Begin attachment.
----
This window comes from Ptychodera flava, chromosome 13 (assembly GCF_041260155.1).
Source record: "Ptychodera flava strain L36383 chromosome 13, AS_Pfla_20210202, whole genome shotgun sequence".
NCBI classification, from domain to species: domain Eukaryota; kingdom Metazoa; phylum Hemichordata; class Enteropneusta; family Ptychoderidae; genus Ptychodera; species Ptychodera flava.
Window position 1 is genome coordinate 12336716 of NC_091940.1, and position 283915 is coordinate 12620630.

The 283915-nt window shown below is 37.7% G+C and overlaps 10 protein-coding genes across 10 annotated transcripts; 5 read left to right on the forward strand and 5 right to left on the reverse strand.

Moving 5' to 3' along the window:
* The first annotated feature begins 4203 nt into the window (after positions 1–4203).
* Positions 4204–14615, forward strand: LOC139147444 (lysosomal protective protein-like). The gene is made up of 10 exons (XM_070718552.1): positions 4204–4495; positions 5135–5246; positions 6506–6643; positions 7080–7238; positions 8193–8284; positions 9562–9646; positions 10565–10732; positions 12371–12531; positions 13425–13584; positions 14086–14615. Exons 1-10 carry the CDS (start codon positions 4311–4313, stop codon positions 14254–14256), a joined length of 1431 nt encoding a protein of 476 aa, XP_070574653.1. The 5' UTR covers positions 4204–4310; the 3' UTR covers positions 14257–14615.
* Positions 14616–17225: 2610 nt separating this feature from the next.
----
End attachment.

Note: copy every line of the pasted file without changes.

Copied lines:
This window comes from Ptychodera flava, chromosome 13 (assembly GCF_041260155.1).
Source record: "Ptychodera flava strain L36383 chromosome 13, AS_Pfla_20210202, whole genome shotgun sequence".
NCBI classification, from domain to species: domain Eukaryota; kingdom Metazoa; phylum Hemichordata; class Enteropneusta; family Ptychoderidae; genus Ptychodera; species Ptychodera flava.
Window position 1 is genome coordinate 12336716 of NC_091940.1, and position 283915 is coordinate 12620630.

The 283915-nt window shown below is 37.7% G+C and overlaps 10 protein-coding genes across 10 annotated transcripts; 5 read left to right on the forward strand and 5 right to left on the reverse strand.

Moving 5' to 3' along the window:
* The first annotated feature begins 4203 nt into the window (after positions 1–4203).
* Positions 4204–14615, forward strand: LOC139147444 (lysosomal protective protein-like). The gene is made up of 10 exons (XM_070718552.1): positions 4204–4495; positions 5135–5246; positions 6506–6643; positions 7080–7238; positions 8193–8284; positions 9562–9646; positions 10565–10732; positions 12371–12531; positions 13425–13584; positions 14086–14615. Exons 1-10 carry the CDS (start codon positions 4311–4313, stop codon positions 14254–14256), a joined length of 1431 nt encoding a protein of 476 aa, XP_070574653.1. The 5' UTR covers positions 4204–4310; the 3' UTR covers positions 14257–14615.
* Positions 14616–17225: 2610 nt separating this feature from the next.